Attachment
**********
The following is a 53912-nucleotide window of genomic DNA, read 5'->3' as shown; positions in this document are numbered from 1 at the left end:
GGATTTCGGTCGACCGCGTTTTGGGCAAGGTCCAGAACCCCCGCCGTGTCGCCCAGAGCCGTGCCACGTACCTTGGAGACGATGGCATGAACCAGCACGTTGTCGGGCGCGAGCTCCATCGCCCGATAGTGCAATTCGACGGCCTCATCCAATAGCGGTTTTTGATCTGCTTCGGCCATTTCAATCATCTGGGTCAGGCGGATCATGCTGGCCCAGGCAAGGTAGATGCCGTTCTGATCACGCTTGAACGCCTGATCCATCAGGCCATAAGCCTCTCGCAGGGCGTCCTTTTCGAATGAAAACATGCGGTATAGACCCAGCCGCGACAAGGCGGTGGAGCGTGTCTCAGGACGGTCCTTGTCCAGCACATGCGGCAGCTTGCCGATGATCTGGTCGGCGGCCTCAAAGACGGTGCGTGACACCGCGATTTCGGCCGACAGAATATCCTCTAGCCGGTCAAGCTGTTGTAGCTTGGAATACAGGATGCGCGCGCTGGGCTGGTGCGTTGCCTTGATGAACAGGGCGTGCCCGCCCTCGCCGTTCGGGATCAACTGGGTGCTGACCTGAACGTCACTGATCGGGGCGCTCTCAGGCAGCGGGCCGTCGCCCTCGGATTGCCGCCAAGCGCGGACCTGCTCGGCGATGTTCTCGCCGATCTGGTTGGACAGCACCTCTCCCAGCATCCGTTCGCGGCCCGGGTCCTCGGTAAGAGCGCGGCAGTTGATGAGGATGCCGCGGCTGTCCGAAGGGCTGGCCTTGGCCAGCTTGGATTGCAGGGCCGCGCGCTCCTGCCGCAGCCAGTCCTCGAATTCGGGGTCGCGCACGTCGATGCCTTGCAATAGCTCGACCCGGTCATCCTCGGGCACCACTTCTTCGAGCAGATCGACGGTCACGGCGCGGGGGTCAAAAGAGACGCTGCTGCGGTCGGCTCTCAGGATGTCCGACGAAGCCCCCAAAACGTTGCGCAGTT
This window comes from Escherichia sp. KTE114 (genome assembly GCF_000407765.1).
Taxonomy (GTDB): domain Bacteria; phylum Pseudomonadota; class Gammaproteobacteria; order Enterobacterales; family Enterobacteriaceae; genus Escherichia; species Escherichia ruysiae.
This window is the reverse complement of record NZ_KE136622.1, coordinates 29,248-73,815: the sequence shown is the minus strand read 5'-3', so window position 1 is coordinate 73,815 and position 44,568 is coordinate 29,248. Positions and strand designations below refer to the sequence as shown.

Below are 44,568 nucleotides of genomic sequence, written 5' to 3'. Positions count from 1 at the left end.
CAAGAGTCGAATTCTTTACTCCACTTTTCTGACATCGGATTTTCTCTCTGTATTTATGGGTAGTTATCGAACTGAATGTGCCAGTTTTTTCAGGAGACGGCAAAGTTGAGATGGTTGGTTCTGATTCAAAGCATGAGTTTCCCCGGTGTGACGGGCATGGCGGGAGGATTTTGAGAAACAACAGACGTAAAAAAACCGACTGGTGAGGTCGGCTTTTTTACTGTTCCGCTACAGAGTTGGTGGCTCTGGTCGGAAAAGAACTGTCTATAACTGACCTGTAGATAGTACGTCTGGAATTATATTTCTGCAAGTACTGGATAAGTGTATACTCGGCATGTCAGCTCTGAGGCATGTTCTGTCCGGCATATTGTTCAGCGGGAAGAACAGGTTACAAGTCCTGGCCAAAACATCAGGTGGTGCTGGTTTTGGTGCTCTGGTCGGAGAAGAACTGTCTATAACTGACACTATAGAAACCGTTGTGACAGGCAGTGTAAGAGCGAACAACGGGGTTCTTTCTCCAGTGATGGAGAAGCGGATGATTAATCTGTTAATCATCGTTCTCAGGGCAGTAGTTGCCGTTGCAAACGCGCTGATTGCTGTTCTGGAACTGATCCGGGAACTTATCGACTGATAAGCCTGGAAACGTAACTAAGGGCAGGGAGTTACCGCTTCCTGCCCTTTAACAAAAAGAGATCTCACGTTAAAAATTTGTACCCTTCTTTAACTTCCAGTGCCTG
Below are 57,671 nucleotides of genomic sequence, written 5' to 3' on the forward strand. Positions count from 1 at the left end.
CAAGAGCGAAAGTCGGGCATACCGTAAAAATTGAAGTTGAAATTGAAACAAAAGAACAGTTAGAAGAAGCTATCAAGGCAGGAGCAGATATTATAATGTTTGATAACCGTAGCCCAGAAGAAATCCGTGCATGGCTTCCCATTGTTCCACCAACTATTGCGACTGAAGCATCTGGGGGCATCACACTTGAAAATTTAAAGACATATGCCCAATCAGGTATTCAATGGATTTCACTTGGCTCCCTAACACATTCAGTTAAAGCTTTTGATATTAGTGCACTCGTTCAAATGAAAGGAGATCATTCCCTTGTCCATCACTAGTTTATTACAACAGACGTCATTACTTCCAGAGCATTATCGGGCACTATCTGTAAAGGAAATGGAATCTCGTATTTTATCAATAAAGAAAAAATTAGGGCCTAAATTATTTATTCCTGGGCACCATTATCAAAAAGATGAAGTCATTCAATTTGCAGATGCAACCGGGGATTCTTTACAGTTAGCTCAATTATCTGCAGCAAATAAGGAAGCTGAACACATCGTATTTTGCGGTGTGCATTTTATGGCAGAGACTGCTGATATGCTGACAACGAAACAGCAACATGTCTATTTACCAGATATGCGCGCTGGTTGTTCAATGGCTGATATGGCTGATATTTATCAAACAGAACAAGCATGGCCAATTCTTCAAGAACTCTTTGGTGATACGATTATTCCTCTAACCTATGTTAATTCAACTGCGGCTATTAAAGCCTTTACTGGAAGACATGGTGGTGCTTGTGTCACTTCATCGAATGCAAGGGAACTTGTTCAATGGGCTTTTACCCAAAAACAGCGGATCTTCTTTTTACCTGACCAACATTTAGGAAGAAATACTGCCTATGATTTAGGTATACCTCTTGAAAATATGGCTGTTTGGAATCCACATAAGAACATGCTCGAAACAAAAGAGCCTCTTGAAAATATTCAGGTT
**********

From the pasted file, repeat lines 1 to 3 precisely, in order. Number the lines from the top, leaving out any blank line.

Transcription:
The following is a 53912-nucleotide window of genomic DNA, read 5'->3' as shown; positions in this document are numbered from 1 at the left end:
GGATTTCGGTCGACCGCGTTTTGGGCAAGGTCCAGAACCCCCGCCGTGTCGCCCAGAGCCGTGCCACGTACCTTGGAGACGATGGCATGAACCAGCACGTTGTCGGGCGCGAGCTCCATCGCCCGATAGTGCAATTCGACGGCCTCATCCAATAGCGGTTTTTGATCTGCTTCGGCCATTTCAATCATCTGGGTCAGGCGGATCATGCTGGCCCAGGCAAGGTAGATGCCGTTCTGATCACGCTTGAACGCCTGATCCATCAGGCCATAAGCCTCTCGCAGGGCGTCCTTTTCGAATGAAAACATGCGGTATAGACCCAGCCGCGACAAGGCGGTGGAGCGTGTCTCAGGACGGTCCTTGTCCAGCACATGCGGCAGCTTGCCGATGATCTGGTCGGCGGCCTCAAAGACGGTGCGTGACACCGCGATTTCGGCCGACAGAATATCCTCTAGCCGGTCAAGCTGTTGTAGCTTGGAATACAGGATGCGCGCGCTGGGCTGGTGCGTTGCCTTGATGAACAGGGCGTGCCCGCCCTCGCCGTTCGGGATCAACTGGGTGCTGACCTGAACGTCACTGATCGGGGCGCTCTCAGGCAGCGGGCCGTCGCCCTCGGATTGCCGCCAAGCGCGGACCTGCTCGGCGATGTTCTCGCCGATCTGGTTGGACAGCACCTCTCCCAGCATCCGTTCGCGGCCCGGGTCCTCGGTAAGAGCGCGGCAGTTGATGAGGATGCCGCGGCTGTCCGAAGGGCTGGCCTTGGCCAGCTTGGATTGCAGGGCCGCGCGCTCCTGCCGCAGCCAGTCCTCGAATTCGGGGTCGCGCACGTCGATGCCTTGCAATAGCTCGACCCGGTCATCCTCGGGCACCACTTCTTCGAGCAGATCGACGGTCACGGCGCGGGGGTCAAAAGAGACGCTGCTGCGGTCGGCTCTCAGGATGTCCGACGAAGCCCCCAAAACGTTGCGCAGTT
This window comes from Escherichia sp. KTE114 (genome assembly GCF_000407765.1).